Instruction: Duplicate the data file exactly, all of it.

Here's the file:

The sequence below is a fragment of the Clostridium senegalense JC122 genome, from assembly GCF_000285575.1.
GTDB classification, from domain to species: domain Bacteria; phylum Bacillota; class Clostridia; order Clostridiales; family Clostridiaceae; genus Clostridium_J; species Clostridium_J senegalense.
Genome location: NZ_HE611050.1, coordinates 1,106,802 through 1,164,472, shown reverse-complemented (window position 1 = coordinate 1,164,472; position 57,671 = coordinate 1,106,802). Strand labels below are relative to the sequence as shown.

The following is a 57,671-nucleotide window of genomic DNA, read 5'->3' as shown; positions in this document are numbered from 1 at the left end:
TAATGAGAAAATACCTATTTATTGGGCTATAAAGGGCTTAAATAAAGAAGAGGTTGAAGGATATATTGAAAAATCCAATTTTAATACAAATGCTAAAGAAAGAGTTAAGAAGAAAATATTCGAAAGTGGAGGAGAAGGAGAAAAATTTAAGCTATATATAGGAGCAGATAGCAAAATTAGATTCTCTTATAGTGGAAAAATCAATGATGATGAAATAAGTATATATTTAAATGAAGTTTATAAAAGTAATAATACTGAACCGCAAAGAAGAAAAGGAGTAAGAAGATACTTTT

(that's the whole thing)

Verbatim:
The sequence below is a fragment of the Clostridium senegalense JC122 genome, from assembly GCF_000285575.1.
GTDB classification, from domain to species: domain Bacteria; phylum Bacillota; class Clostridia; order Clostridiales; family Clostridiaceae; genus Clostridium_J; species Clostridium_J senegalense.
Genome location: NZ_HE611050.1, coordinates 1,106,802 through 1,164,472, shown reverse-complemented (window position 1 = coordinate 1,164,472; position 57,671 = coordinate 1,106,802). Strand labels below are relative to the sequence as shown.

The following is a 57,671-nucleotide window of genomic DNA, read 5'->3' as shown; positions in this document are numbered from 1 at the left end:
TAATGAGAAAATACCTATTTATTGGGCTATAAAGGGCTTAAATAAAGAAGAGGTTGAAGGATATATTGAAAAATCCAATTTTAATACAAATGCTAAAGAAAGAGTTAAGAAGAAAATATTCGAAAGTGGAGGAGAAGGAGAAAAATTTAAGCTATATATAGGAGCAGATAGCAAAATTAGATTCTCTTATAGTGGAAAAATCAATGATGATGAAATAAGTATATATTTAAATGAAGTTTATAAAAGTAATAATACTGAACCGCAAAGAAGAAAAGGAGTAAGAAGATACTTTT